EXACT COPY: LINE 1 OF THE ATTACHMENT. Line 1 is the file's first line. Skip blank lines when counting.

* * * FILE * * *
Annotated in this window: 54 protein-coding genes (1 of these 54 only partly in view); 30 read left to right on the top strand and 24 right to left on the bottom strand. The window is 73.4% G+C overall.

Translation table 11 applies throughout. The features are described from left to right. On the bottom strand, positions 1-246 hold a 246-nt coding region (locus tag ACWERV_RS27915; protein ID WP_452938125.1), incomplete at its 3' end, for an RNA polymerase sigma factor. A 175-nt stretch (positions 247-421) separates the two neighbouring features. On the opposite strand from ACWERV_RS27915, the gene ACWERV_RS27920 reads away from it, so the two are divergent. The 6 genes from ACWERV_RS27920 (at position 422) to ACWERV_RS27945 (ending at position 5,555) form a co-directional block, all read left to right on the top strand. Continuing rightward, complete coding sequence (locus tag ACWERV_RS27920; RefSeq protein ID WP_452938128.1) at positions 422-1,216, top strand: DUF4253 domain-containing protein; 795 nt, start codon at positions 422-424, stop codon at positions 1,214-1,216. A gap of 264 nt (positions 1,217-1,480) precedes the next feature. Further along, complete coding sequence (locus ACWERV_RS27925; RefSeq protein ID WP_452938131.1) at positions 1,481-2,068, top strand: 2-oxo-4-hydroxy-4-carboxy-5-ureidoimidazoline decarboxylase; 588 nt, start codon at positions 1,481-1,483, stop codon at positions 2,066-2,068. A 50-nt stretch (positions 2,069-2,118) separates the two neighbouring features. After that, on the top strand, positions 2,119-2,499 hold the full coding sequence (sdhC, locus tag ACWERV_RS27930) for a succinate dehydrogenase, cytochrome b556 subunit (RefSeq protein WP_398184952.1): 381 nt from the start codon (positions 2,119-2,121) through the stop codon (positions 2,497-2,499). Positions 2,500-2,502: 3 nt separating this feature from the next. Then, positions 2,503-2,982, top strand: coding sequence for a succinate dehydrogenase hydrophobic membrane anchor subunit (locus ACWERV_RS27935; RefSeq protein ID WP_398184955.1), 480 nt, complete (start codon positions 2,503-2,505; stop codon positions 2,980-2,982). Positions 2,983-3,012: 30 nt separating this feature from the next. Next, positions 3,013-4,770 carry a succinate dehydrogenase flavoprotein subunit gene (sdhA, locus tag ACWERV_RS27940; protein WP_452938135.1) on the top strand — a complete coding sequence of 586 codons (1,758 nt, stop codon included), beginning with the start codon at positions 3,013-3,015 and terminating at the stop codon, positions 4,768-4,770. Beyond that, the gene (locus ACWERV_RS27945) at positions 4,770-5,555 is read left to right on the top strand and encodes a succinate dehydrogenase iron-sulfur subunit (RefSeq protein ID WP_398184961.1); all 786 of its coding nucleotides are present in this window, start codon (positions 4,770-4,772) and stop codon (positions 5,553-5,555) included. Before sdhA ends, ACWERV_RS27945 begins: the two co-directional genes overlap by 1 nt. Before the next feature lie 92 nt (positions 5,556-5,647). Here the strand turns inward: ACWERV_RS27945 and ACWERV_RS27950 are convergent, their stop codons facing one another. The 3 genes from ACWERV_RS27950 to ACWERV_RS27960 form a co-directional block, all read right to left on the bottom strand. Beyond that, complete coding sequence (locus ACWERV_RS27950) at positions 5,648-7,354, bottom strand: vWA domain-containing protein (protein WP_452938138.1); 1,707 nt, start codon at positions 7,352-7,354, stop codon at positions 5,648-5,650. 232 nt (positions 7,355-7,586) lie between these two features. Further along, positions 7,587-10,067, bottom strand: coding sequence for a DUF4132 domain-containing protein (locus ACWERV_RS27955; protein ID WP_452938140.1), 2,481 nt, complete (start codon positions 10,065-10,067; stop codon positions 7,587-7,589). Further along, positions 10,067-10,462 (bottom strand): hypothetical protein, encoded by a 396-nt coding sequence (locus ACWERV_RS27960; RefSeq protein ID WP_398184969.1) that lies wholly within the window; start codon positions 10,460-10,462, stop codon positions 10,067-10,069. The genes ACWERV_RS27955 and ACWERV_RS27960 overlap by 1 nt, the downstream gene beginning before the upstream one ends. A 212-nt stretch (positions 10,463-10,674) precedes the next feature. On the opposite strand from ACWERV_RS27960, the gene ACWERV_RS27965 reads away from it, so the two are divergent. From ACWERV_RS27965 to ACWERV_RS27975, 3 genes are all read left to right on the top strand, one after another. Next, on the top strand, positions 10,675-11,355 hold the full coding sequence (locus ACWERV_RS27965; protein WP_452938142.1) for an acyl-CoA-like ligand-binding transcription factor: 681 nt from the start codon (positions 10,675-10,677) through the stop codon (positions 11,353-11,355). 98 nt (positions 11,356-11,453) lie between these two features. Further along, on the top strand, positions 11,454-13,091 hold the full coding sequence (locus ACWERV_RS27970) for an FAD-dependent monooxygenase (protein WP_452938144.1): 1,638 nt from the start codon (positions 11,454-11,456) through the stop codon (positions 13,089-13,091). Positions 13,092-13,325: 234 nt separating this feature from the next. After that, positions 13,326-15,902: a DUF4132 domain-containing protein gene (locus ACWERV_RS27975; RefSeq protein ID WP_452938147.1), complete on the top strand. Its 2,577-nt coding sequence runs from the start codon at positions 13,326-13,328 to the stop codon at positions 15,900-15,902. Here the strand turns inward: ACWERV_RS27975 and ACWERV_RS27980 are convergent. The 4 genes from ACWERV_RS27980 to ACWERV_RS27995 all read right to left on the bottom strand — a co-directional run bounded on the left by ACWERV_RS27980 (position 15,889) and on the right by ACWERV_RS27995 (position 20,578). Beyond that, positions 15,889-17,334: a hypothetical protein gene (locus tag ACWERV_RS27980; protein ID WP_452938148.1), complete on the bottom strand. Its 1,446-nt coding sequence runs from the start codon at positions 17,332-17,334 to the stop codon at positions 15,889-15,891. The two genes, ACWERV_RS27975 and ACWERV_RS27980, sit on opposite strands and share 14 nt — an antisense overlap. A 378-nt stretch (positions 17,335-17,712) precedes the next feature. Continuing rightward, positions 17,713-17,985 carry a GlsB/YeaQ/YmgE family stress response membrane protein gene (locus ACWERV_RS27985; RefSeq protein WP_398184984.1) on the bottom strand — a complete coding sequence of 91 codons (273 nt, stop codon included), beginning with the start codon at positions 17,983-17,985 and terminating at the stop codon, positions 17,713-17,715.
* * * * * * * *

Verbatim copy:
Annotated in this window: 54 protein-coding genes (1 of these 54 only partly in view); 30 read left to right on the top strand and 24 right to left on the bottom strand. The window is 73.4% G+C overall.